Chuck: The most reliable way to do it is to rely on a very fine pair of forceps or tweezers. This is a patient process in that you really need to take some time to gently tug the tick out from underneath the skin to prevent exactly that from happening. If you pull too quickly or too fast, you can have the beak or the head of the tick remain in while the whole body pulls away with the tweezers. So, actually, gently tugging the tick will help to get it out from under your skin. You can also rely on a variety of tick pullers, as they’re generally called. You can get them at veterinarian offices or outdoor supply places and they will all work to really extract the tick out of your skin without doing a lot of damage. One of the things we tell people is, “Don’t rely on matches; don’t rely on alcohol, petroleum jelly.” We’ve even heard of people using peanut butter and credit cards to try to extract the tick out of the skin. We see a lot that people do a lot more damage to their skin from these really kind of crazy methods than if they just gently applied a little bit of patience and forceps or tweezers to get the tick out.
Melanie: Do they have like little barbs that hold them in? Is that why it’s so hard to get them out?
Chuck: Yes. The two species that we have up here in the northeast, the deer tick actually has barbs like little recurve fishhooks on their beak so they are kind of very well-anchored in. The other tick species we have, the American dog tick, actually has a different method in that it secretes kind of a super glue to hold onto its host. So, we will actually have people that will rip away part of their skin with the super glue if they try to rip the tick off too quickly.
Melanie: So, what do you do with it? People say you burn it; they say don’t throw it out and they live. What do you do with a tick once you’ve pulled it out?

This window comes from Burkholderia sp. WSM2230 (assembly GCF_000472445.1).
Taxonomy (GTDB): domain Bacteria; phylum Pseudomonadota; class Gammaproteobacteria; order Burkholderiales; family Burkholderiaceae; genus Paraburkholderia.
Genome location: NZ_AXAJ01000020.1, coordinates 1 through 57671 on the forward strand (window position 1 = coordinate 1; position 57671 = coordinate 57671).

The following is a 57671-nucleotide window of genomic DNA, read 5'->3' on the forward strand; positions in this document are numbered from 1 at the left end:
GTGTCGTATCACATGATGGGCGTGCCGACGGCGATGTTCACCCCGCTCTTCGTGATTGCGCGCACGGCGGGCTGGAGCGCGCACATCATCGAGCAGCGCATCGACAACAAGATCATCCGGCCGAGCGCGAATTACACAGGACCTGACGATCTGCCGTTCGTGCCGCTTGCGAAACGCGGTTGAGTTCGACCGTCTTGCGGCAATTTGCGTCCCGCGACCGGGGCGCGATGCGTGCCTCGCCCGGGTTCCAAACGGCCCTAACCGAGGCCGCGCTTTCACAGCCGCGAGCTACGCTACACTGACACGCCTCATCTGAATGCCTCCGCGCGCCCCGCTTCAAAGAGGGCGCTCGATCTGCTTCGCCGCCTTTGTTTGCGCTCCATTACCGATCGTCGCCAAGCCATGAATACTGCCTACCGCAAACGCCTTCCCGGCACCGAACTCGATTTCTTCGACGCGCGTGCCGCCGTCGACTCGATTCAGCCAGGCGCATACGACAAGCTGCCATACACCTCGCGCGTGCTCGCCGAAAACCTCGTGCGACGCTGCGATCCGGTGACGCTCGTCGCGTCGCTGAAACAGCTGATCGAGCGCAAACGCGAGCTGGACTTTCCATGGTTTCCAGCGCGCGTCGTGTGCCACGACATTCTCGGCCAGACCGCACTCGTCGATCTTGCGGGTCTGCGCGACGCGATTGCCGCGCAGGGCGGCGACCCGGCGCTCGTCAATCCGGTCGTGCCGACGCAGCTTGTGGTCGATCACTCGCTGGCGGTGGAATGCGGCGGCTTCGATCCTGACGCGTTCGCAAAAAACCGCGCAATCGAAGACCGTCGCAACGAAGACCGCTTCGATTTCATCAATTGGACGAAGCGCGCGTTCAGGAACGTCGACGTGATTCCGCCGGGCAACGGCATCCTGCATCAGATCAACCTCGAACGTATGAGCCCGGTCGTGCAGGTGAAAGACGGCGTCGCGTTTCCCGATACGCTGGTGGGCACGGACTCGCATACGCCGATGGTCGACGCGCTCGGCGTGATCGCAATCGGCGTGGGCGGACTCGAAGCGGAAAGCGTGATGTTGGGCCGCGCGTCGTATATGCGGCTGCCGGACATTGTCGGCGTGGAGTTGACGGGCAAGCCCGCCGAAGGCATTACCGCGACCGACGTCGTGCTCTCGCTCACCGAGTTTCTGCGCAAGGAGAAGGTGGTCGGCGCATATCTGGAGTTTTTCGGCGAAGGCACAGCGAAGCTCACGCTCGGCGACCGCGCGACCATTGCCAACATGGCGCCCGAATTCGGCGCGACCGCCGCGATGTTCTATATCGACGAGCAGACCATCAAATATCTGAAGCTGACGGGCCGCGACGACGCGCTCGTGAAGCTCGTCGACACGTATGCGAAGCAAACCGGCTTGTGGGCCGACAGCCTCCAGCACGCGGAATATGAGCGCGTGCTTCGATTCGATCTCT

Chuck: Many places in states will have identification programs, if you’re not really sure what tick it is. Not all ticks are going to be transmitters of disease. So, the first thing would be to keep it in the event you want to have it identified. Some places will actually offer testing services where people can submit their ticks in to be tested for various tick borne diseases so that is another possibility as well. It’s also a good idea to hold onto it in the event you are going to go see a physician because that would add some clinical data to the picture. If you end up being diagnosed with a tick-borne disease having the tick that they can go back and examine might help to fill in some of the pieces of the puzzle.
Melanie: Is weather a big factor? Do they come out more when it’s wet like mosquitos or dry? Are they around in the winter?
Chuck: Well, up here, we see the potential for ticks at any time of the year when it gets above 40 degrees Fahrenheit and the snow begins to melt. So, we have tick activity, potentially, at almost any time as long as it’s warm. Ticks in the summertime generally like moister conditions. They don’t really do well in really dry conditions and deer ticks, in particular, kind of have that goldilocks complex. They don’t like it too hot, they don’t like it too cold, they don’t like it too wet, don’t like it too dry, but if you think about your humid, warm summer days are pretty optimal for deer ticks.
Melanie: What are some of the diseases that you get from ticks and are there solutions to these disease or cures for them?